View Full Version : Gaming animation schools...
06 June 2010, 05:49 PM
I have been in and out of conversation with FullSail University recently and was curious if any of you guys would recommend it. I would like to become an animator for console games and was wondering if you guys had any thoughts.
I absolutely love video games, and would love to work in the industry. I have a good artistic talent on paper but thats about it. I know someone currently working for Treyarch and he led me to this site. I know absolutely nothing about rendering and animation and figured I would start here. I know that schools would teach me how to do the things I need but now that I'm hearing that school isn't entirely necessary, I'm wondering if I could save the 75k and learn about it myself?
Any thoughts on the direction I should head in?
Oh and whoever created that Iron Baby preview, you are AMAZING!!! VERY well done!!
06 June 2010, 10:57 PM
I don't have any opinions on Full Sail University, but I've read a few bad comments about the school here. If you have a friend working at Treyarch, you should figure out what you want to do specifically and have your friend ask around his work on suggestions for schools. You also don't need to attend expensive art schools to work in the video game industry nor do you need a degree relevant to that job. If you have the talent and you have the work/reel to prove it, then you should be able to get a job.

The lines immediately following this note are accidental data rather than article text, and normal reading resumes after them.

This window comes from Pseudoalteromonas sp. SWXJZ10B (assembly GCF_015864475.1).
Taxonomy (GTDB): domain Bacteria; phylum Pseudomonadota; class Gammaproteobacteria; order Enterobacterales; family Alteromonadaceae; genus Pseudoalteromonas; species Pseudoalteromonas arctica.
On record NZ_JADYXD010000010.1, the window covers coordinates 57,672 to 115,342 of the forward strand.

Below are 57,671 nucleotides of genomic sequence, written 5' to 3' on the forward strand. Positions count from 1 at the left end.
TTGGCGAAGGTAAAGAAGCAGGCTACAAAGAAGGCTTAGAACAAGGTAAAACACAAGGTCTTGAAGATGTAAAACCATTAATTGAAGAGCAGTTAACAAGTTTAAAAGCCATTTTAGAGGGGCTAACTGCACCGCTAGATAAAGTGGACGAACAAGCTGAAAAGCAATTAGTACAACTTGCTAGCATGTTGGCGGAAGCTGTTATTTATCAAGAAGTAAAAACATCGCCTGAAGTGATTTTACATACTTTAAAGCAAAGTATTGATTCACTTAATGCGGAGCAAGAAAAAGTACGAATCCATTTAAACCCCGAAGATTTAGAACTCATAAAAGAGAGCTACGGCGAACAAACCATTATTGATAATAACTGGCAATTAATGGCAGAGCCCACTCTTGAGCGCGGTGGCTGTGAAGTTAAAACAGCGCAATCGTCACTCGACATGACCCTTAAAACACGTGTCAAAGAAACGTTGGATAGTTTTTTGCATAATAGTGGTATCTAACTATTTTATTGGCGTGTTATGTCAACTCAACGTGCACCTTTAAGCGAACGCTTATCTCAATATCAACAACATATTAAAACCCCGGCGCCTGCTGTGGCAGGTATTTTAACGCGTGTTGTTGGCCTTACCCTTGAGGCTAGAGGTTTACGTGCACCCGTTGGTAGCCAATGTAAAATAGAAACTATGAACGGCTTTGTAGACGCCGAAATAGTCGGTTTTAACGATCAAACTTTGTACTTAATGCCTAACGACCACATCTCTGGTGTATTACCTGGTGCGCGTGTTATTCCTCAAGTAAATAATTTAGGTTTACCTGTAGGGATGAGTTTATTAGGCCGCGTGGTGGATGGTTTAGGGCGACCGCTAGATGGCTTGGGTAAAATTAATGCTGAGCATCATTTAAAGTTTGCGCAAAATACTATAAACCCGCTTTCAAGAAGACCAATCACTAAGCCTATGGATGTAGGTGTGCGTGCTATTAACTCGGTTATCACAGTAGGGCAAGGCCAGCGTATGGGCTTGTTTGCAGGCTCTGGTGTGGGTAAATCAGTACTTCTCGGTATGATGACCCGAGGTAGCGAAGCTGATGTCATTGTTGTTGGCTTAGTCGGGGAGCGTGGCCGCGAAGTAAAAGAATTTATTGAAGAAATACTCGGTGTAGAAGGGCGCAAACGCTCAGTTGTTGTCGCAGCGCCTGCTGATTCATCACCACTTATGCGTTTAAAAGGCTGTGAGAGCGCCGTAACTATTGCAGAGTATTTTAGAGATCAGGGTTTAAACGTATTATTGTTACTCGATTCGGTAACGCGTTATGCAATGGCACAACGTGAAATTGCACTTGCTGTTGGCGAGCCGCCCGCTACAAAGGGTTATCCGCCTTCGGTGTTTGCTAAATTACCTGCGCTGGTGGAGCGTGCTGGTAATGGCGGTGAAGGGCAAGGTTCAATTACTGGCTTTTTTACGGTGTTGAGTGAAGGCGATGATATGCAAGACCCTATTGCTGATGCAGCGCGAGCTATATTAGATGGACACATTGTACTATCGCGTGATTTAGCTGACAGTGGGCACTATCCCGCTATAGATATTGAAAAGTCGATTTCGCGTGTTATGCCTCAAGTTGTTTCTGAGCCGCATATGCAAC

06 June 2010, 05:59 PM
First off I think we should start with this, be sure animation is the road you wish to take. There are many other areas needed for games. I HIGHLY suggest you start self teaching, just so you get to the point that you have an ok feel on what exactly animation is. When I first got into this whole cg stuff I wanted to be an animator, now I can't stand animation lol. I wasn't informed enough to make the choices I was making, because I hadn't even done it yet. That choice could have cost me over 120k (or w/e Ringlings cost is these days). I have heard many many people with similar stories, go in wanting one specialization, come out loving a different one.